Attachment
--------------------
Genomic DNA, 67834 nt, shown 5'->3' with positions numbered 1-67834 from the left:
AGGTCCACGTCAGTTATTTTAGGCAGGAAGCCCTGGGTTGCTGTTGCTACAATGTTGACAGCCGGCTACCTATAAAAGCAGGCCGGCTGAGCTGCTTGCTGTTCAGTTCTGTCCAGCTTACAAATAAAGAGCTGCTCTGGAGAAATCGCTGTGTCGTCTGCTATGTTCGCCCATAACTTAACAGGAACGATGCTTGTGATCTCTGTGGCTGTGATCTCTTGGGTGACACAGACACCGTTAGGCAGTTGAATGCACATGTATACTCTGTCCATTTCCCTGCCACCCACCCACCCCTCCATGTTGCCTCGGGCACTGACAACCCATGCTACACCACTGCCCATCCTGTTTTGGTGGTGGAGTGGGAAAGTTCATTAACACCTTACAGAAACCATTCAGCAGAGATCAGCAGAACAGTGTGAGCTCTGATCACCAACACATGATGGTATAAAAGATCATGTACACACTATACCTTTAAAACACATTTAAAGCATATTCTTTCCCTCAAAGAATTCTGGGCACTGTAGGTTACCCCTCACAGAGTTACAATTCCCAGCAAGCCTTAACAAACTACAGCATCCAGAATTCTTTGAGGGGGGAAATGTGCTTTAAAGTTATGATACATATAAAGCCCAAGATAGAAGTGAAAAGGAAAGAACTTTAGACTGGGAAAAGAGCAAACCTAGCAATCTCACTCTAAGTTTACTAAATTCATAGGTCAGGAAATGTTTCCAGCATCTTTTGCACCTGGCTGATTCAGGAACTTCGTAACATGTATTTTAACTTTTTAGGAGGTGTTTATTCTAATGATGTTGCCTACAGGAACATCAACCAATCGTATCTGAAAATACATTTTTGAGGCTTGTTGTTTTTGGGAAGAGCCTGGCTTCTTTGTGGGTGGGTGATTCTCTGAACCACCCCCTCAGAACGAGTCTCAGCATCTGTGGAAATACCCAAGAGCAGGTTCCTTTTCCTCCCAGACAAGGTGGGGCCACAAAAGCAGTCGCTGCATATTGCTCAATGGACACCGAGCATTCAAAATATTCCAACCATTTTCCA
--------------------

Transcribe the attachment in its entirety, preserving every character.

Genomic DNA, 67834 nt, shown 5'->3' with positions numbered 1-67834 from the left:
AGGTCCACGTCAGTTATTTTAGGCAGGAAGCCCTGGGTTGCTGTTGCTACAATGTTGACAGCCGGCTACCTATAAAAGCAGGCCGGCTGAGCTGCTTGCTGTTCAGTTCTGTCCAGCTTACAAATAAAGAGCTGCTCTGGAGAAATCGCTGTGTCGTCTGCTATGTTCGCCCATAACTTAACAGGAACGATGCTTGTGATCTCTGTGGCTGTGATCTCTTGGGTGACACAGACACCGTTAGGCAGTTGAATGCACATGTATACTCTGTCCATTTCCCTGCCACCCACCCACCCCTCCATGTTGCCTCGGGCACTGACAACCCATGCTACACCACTGCCCATCCTGTTTTGGTGGTGGAGTGGGAAAGTTCATTAACACCTTACAGAAACCATTCAGCAGAGATCAGCAGAACAGTGTGAGCTCTGATCACCAACACATGATGGTATAAAAGATCATGTACACACTATACCTTTAAAACACATTTAAAGCATATTCTTTCCCTCAAAGAATTCTGGGCACTGTAGGTTACCCCTCACAGAGTTACAATTCCCAGCAAGCCTTAACAAACTACAGCATCCAGAATTCTTTGAGGGGGGAAATGTGCTTTAAAGTTATGATACATATAAAGCCCAAGATAGAAGTGAAAAGGAAAGAACTTTAGACTGGGAAAAGAGCAAACCTAGCAATCTCACTCTAAGTTTACTAAATTCATAGGTCAGGAAATGTTTCCAGCATCTTTTGCACCTGGCTGATTCAGGAACTTCGTAACATGTATTTTAACTTTTTAGGAGGTGTTTATTCTAATGATGTTGCCTACAGGAACATCAACCAATCGTATCTGAAAATACATTTTTGAGGCTTGTTGTTTTTGGGAAGAGCCTGGCTTCTTTGTGGGTGGGTGATTCTCTGAACCACCCCCTCAGAACGAGTCTCAGCATCTGTGGAAATACCCAAGAGCAGGTTCCTTTTCCTCCCAGACAAGGTGGGGCCACAAAAGCAGTCGCTGCATATTGCTCAATGGACACCGAGCATTCAAAATATTCCAACCATTTTCCA